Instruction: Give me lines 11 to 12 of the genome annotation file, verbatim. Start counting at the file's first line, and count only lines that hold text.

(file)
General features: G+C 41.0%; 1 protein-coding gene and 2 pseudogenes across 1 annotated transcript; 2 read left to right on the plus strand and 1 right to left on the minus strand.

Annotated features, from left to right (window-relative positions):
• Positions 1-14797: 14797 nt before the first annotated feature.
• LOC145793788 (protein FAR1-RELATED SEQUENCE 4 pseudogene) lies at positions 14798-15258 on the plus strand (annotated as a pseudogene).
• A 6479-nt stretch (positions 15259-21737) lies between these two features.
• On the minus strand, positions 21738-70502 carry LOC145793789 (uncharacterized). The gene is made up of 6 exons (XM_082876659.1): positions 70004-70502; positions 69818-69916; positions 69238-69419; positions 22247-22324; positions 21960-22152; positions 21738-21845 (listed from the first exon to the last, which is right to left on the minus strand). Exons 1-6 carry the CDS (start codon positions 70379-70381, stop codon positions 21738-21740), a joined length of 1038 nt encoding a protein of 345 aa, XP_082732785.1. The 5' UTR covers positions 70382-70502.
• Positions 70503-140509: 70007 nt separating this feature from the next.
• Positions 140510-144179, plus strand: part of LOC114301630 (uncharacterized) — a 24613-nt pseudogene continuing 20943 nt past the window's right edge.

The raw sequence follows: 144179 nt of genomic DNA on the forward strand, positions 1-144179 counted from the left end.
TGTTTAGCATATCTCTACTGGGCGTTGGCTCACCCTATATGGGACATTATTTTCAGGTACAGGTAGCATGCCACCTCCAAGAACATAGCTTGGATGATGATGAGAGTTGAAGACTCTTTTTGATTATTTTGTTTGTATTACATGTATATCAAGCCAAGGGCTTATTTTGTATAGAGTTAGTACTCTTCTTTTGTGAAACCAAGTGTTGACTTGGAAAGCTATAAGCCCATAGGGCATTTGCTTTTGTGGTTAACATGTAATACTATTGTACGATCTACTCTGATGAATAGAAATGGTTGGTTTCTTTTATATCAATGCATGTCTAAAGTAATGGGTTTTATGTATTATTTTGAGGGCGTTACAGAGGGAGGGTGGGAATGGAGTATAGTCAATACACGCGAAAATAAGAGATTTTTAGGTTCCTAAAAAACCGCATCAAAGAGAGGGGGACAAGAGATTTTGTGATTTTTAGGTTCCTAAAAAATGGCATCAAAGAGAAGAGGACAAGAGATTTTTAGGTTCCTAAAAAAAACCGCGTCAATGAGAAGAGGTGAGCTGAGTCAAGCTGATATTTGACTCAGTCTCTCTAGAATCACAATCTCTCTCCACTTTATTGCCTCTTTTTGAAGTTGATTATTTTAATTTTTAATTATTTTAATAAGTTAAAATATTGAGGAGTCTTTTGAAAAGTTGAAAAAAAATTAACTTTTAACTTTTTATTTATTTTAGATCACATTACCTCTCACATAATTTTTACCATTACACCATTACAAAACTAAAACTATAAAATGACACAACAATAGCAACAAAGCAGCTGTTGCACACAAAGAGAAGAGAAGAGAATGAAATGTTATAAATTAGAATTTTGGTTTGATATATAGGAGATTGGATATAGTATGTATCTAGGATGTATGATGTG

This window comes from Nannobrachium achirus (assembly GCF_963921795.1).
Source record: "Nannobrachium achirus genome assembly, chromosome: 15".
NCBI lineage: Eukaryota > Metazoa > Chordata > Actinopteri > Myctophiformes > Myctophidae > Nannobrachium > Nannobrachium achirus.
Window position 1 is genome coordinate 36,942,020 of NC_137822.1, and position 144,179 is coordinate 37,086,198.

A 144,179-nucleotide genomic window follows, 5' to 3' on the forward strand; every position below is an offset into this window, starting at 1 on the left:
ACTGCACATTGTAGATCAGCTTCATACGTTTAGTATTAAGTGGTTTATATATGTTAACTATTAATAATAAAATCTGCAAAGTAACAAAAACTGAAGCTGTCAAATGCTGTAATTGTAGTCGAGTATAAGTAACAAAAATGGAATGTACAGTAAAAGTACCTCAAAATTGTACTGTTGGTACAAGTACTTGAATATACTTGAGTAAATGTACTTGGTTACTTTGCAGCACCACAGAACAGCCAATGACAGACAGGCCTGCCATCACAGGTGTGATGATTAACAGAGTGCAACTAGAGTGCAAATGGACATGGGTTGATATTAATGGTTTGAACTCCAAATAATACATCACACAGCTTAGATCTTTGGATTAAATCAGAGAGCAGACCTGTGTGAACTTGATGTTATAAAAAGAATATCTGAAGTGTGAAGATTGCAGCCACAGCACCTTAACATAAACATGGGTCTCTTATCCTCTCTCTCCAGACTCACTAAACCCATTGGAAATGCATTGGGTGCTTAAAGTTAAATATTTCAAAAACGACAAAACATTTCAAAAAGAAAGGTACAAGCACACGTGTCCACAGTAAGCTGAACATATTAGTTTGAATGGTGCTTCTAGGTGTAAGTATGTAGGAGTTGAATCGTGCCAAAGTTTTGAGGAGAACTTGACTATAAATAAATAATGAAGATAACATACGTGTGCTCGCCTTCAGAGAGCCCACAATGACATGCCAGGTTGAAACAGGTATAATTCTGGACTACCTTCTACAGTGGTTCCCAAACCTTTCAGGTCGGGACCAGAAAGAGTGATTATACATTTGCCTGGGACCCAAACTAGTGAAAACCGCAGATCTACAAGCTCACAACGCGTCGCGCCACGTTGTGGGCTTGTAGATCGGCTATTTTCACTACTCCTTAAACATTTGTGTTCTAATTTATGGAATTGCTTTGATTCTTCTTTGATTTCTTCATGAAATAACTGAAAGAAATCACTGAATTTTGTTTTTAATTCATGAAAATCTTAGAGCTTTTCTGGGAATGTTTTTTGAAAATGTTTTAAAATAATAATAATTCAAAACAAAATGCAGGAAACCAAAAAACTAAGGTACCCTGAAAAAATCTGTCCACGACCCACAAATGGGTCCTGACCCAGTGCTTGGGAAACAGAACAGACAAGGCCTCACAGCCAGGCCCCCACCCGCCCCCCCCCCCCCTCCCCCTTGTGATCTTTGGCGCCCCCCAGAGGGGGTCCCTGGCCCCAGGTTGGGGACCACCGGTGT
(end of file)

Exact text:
This window comes from Nannobrachium achirus (assembly GCF_963921795.1).
Source record: "Nannobrachium achirus genome assembly, chromosome: 15".